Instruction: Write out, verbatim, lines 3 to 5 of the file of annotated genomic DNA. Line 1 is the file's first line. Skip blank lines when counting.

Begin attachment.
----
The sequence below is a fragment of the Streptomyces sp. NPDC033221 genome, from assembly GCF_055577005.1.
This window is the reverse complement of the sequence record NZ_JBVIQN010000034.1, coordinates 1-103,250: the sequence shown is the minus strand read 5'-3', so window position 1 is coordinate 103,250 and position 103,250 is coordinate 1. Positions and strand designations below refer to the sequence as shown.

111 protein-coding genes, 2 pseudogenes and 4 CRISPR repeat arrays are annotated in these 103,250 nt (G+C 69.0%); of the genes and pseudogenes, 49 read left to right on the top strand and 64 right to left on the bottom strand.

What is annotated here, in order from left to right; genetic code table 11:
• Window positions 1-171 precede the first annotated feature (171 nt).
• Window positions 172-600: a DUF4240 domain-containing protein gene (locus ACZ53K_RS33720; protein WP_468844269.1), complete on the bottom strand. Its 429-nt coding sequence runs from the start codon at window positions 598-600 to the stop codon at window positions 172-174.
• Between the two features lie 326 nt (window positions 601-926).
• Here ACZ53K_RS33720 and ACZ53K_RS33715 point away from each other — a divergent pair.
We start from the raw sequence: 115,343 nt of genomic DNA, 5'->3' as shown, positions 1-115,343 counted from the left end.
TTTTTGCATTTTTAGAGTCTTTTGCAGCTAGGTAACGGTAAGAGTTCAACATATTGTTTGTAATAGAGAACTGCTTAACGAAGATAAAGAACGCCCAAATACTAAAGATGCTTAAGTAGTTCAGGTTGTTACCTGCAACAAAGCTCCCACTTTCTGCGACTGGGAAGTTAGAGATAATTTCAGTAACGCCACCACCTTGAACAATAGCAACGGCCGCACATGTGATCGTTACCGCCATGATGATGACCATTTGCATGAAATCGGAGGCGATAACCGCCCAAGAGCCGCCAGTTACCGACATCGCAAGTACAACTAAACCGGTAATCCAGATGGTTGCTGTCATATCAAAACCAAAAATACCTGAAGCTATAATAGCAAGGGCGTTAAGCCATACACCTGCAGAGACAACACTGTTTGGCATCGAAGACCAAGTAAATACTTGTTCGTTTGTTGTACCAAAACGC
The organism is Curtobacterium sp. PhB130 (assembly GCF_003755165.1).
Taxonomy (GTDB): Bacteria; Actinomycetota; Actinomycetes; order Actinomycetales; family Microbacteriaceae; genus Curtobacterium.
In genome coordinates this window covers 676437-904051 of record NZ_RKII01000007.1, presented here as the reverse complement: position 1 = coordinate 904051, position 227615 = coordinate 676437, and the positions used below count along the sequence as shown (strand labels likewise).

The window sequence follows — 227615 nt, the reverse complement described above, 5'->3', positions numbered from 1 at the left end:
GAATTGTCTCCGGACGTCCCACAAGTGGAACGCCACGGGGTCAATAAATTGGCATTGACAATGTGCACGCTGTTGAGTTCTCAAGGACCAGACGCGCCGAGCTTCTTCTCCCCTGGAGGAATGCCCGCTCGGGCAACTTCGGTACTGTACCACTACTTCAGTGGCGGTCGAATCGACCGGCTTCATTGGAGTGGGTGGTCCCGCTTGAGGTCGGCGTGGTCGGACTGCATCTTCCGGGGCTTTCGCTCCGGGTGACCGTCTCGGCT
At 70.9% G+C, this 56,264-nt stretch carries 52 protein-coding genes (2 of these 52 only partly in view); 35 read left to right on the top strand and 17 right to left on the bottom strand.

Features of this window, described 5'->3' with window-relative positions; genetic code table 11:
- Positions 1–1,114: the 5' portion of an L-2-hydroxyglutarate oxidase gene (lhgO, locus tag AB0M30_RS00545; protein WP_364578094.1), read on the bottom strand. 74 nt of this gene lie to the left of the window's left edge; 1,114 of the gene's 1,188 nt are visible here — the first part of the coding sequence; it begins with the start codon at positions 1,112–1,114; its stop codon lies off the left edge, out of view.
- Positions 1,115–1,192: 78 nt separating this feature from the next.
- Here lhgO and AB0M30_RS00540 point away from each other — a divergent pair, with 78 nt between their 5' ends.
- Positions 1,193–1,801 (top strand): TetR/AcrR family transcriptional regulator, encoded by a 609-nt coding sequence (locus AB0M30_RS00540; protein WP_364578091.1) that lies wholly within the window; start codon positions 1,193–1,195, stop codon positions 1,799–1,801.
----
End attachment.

111 protein-coding genes, 2 pseudogenes and 4 CRISPR repeat arrays are annotated in these 103,250 nt (G+C 69.0%); of the genes and pseudogenes, 49 read left to right on the top strand and 64 right to left on the bottom strand.

What is annotated here, in order from left to right; genetic code table 11:
• Window positions 1-171 precede the first annotated feature (171 nt).